It is estimated that 1 in 2 people in the UK will develop cancer in their lifetime (Ref 1). US statistics suggest that approximately 4 in 10 people will develop cancer in their lifetime (Ref 2). Incidence of cancer in less developed regions of the world is approximately one third of that of developed regions (Ref 3). The figures from less developed regions should be interpreted with caution however, as data may not be as accurate from all parts of the world. Plus, people die of other things before they can develop cancer in war-ravaged and/or poverty stricken countries.
What these statistics do tell us, however, is that we live in a carcinogenic world. To be more specific, we have made our world carcinogenic. We have polluted the air that we breathe; the water that we drink and we have made fake food in laboratories as a ‘convenient’ alternative to the food that the planet has provided for us. We bathe in carcinogenic chemicals – whether in swimming pools or in bath tubs. We clean our house and weed our gardens with carcinogenic substances. We put chemicals on our hair, face, neck and wrists – in fact all over our body – on a daily basis. We can increase our chances further by smoking, but we’ve still got the flip of a coin chance of getting cancer in our lifetime.
This note, therefore, is written with the context that pretty much everything around us is potentially carcinogenic This note is also, however, written with the context that, as the surgeon captain Thomas (Peter) Cleave (1906–1983) said: “For a modern disease to be related to an old fashioned food is one of the most ludicrous things I have ever heard in my life.”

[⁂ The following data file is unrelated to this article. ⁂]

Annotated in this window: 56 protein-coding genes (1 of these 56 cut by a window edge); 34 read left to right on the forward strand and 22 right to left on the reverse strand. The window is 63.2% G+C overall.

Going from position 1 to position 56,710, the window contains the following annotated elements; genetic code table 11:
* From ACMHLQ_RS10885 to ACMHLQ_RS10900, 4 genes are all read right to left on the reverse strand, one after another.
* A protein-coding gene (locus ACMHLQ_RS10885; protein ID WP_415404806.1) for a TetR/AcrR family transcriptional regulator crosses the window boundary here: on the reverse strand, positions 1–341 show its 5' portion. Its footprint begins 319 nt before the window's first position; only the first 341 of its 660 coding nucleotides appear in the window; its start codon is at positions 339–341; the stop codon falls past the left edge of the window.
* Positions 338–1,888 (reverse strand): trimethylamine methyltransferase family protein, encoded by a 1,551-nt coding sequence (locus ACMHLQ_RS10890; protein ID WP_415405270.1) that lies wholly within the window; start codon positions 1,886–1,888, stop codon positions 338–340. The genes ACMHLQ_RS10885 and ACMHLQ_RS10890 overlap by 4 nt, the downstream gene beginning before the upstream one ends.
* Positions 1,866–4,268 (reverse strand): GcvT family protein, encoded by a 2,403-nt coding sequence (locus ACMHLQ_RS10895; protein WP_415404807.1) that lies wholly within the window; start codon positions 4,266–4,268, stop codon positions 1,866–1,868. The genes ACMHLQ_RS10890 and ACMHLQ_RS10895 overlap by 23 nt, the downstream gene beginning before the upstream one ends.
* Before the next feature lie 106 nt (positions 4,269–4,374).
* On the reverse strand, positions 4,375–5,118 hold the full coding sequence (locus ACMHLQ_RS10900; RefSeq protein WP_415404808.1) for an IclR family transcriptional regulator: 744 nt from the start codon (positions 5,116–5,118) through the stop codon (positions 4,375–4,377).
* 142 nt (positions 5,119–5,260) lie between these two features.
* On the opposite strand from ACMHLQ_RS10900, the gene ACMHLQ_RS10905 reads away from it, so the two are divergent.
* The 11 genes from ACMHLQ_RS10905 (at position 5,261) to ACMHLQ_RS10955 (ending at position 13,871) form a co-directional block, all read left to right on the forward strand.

Playing my cards up front – it makes complete sense to me that anything in our modern world could be carcinogenic. It equally makes no sense to me that red meat, the food that has taken us from Neanderthal to rocket scientist, should be singled out as carcinogenic. I do think that meat comes on a spectrum, from pasture fed ruminants to processed meat-like substances. If you are worried about meat and health, do the right thing for you, the animal and the planet by sticking to pasture fed ruminants. Processed food cannot be as healthy as real food, whether it’s processed meat-like products or processed cereals or biscuits.
Organisations like the IARC (International Agency for Research on Cancer) do themselves no favours and show their bias, by not distinguishing between the spectrums of meat when it comes to health. I have never seen research that tries to compare the healthiest meat from free-living animals vs. steaks from poor cows that have been contained in sheds and fed indigestible grains during their tragic lives. That’s just the spectrum within acceptable definitions of red meat. Within processed meat, we have cured meats – the time honoured and perfectly natural way of preserving meat – and we have factory processed meat ‘sticks’ with sugar, wheat and all sorts. Red meat and processed meat are pretty useless categories for analysis and the researchers know this.
With all of these caveats, this week’s note looks at the IARC’s Monograph on “Red meat and processed meat”, which was released on 29th March 2018 (Ref 4). The monograph has been a long time in coming. The press release for this document was released in October 2015 (Ref 5). Nothing like a press release two and a half years ahead of the evidence!
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